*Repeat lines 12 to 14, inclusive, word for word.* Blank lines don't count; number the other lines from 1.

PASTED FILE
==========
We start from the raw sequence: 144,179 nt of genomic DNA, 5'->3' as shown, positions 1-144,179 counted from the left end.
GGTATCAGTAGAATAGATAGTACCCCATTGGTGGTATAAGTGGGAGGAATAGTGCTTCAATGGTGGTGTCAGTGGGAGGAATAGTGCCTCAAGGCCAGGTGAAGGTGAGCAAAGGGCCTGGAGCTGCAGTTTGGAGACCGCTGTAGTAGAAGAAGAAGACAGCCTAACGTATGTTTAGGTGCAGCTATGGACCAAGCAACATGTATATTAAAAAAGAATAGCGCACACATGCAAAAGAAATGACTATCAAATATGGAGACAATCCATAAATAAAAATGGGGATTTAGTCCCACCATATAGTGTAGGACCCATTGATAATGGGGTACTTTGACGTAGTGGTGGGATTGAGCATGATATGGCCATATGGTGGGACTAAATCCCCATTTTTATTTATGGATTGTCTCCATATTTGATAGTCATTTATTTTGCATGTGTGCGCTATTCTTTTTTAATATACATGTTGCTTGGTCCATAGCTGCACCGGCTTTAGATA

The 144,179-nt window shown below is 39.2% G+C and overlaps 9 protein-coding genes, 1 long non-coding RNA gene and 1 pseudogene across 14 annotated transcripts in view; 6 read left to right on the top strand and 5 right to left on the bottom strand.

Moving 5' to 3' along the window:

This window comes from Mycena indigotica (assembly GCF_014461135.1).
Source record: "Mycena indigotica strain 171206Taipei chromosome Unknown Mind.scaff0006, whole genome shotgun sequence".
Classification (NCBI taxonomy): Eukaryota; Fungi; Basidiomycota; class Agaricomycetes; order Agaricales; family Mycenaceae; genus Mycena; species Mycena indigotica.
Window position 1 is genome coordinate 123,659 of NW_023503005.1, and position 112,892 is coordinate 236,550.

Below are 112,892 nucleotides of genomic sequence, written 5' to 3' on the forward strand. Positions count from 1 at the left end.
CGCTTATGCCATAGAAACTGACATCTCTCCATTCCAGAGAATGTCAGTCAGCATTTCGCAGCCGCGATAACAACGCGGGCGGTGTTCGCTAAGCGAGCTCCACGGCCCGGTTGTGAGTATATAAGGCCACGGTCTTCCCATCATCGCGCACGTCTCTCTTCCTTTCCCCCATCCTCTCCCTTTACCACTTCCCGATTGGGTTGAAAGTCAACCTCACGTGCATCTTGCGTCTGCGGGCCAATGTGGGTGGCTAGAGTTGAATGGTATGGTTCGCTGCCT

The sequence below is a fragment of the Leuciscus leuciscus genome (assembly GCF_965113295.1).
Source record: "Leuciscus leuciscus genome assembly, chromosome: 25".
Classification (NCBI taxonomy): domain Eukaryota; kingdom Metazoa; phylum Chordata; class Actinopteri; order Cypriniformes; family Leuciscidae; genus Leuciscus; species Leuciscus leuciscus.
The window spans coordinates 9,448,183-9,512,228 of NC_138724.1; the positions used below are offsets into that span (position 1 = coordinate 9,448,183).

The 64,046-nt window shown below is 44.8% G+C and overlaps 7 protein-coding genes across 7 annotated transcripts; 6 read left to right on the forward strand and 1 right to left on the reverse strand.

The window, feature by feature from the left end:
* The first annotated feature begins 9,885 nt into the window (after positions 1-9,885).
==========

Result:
Source record: "Leuciscus leuciscus genome assembly, chromosome: 25".
Classification (NCBI taxonomy): domain Eukaryota; kingdom Metazoa; phylum Chordata; class Actinopteri; order Cypriniformes; family Leuciscidae; genus Leuciscus; species Leuciscus leuciscus.
The window spans coordinates 9,448,183-9,512,228 of NC_138724.1; the positions used below are offsets into that span (position 1 = coordinate 9,448,183).